We’re living in an era of customer reviews. Tell me, when was the last time you ate at a restaurant, stayed a hotel, or purchased a blender without first scouring the internet for real customer insights? In the world of Yelp, TripAdvisor, and Amazon, it’s nearly impossible not to. But it’s not just quick meals, vacations, and $30 kitchen gadgets that reviews influence.
We rely on reviews for some of our most significant life choices. Think Glassdoor and all the candidates who seek out the experiences of past and present employees before taking a new job at the same company. Or the parents who read pages of Care.com reviews before selecting their toddler’s future nanny.
Even our major business purchases (and we mean major – think spending tens of thousands of dollars on a new software tool) are influenced by reviews on sites like G2.com.
The fact of the matter is this: reviews influence how we buy. And when something influences the way consumers buy, it’s going to influence the way a sales rep sells.
How customer reviews influence how a sales rep sells
In today’s day and age, your typical sales pitch is no longer sufficient. Potential customers will be asking the tough questions, and sales reps should be well-equipped to answer them.
Daunting as they may seem, real user reviews will actually help you sell. That’s right – even the not-so-good feedback. Let’s take a closer look at how customer reviews impact the way a prospect moves through the sales funnel.
If a marketing team does its job right, it’ll be handing over a long list of marketing-qualified leads (MQLs) to the sales team. Since an MQL is a lead that’s been deemed more likely to eventually convert, this initial touch point may be where the purchasing process starts for many of your future customers.
This means it’s important that your marketing team is including your product’s customer reviews in its efforts right from the start.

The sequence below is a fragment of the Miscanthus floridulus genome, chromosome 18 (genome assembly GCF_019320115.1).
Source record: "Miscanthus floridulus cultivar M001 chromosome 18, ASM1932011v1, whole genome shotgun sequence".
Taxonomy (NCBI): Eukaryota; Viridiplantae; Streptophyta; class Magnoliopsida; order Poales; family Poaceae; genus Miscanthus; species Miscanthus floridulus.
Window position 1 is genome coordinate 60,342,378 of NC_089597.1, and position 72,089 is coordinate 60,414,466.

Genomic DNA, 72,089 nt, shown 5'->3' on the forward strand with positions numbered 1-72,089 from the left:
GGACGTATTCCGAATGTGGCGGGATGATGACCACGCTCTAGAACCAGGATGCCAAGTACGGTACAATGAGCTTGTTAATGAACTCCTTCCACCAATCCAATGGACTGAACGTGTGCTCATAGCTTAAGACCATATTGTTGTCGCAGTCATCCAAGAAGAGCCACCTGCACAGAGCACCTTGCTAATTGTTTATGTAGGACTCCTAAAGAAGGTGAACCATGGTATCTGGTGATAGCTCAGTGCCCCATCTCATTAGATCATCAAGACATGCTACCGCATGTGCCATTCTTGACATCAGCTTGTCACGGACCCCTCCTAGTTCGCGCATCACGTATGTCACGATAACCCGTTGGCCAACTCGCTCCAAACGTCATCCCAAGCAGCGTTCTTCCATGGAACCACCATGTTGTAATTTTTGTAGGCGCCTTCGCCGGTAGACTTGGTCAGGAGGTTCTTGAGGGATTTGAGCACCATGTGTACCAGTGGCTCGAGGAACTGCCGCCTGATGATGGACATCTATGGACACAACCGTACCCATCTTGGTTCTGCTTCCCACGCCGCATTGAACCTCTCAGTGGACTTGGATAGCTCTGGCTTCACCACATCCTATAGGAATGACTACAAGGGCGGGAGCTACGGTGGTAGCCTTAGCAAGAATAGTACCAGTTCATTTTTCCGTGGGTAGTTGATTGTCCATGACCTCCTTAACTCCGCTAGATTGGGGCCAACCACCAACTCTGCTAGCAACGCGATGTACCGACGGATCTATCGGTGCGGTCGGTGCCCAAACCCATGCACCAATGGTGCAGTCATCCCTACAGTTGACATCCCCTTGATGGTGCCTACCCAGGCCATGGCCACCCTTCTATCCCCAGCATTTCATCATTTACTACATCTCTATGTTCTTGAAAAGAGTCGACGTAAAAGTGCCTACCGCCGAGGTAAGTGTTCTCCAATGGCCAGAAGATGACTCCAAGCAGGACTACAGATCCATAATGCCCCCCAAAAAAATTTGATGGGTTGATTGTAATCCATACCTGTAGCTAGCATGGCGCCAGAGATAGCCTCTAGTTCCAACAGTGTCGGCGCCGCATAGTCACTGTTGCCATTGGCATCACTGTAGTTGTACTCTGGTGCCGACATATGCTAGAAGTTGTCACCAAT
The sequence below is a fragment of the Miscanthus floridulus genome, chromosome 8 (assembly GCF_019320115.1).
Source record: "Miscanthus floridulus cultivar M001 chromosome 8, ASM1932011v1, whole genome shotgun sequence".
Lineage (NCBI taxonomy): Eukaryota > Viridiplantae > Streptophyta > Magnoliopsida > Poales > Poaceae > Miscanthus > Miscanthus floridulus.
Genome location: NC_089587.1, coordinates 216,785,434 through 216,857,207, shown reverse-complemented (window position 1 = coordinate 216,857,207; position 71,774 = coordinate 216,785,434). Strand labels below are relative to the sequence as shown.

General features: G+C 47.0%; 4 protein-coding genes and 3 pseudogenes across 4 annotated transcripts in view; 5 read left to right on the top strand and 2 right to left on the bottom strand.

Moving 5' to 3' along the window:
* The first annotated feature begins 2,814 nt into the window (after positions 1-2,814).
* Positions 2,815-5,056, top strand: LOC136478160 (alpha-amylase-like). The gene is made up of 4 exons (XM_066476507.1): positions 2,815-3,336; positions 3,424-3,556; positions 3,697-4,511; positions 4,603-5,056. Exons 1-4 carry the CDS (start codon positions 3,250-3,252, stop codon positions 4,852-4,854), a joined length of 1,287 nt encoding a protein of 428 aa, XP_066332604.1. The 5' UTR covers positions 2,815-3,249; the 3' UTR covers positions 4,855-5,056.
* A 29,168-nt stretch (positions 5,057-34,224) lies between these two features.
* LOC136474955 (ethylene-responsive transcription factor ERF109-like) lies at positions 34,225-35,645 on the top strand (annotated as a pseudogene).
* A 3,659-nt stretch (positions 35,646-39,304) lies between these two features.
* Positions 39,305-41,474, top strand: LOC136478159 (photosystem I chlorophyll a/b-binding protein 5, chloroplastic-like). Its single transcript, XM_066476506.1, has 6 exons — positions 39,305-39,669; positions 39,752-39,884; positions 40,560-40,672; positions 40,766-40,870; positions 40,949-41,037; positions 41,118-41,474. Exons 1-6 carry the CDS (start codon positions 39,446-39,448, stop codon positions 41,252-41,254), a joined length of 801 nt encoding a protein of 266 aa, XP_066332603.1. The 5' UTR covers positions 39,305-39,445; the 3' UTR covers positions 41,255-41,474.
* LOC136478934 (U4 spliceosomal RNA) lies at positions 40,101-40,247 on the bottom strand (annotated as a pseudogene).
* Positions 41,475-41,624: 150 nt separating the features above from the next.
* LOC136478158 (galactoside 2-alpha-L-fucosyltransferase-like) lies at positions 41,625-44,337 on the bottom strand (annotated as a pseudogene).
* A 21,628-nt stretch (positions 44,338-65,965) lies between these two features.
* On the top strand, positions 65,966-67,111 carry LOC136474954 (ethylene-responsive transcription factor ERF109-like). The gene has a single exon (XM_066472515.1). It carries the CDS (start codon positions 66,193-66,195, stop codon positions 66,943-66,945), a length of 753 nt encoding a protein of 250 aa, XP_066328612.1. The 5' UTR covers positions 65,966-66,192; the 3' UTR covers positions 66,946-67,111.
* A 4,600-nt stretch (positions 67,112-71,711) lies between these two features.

Luckily, the opportunities are endless. Teams may consider designating a landing page on the company website that features your product’s most glowing reviews. To take it even one step further, investigate the idea of a discussion board, where happy customers can share feedback and interact in real time. Making this information readily available to prospects demonstrates your company values feedback and isn’t afraid to hear it.
Additionally, screen captures of reviews make great content for paid ads across social media platforms. When taking this approach, be sure to check with the reviewer and ensure they’re okay with the company taking their feedback to social media. More often than not, they’ll happily oblige. And as an added benefit, engaging with these satisfied reviewers can get your team one step closer to turning them into a full-fledged brand advocate.
Last, but certainly not least, the best thing a marketing team can do with reviews is to engage with them. Whether this means sending a quick Tweet to the reviewer thanking them for their feedback or responding to the review itself with thoughtful commentary, engagement proves your team actively monitors this feedback and is excited to hear about it – the good and the bad.
When responding to reviews, keep in mind the following tips: be prompt, practice active listening (or reading, in this case), and know when to take it offline.
So instead of an email asking prospects to meet you for a coffee, or a LinkedIn message that requests they sit down with you for a demo, why don’t you send them something they’re already looking for?
Enter: customer reviews.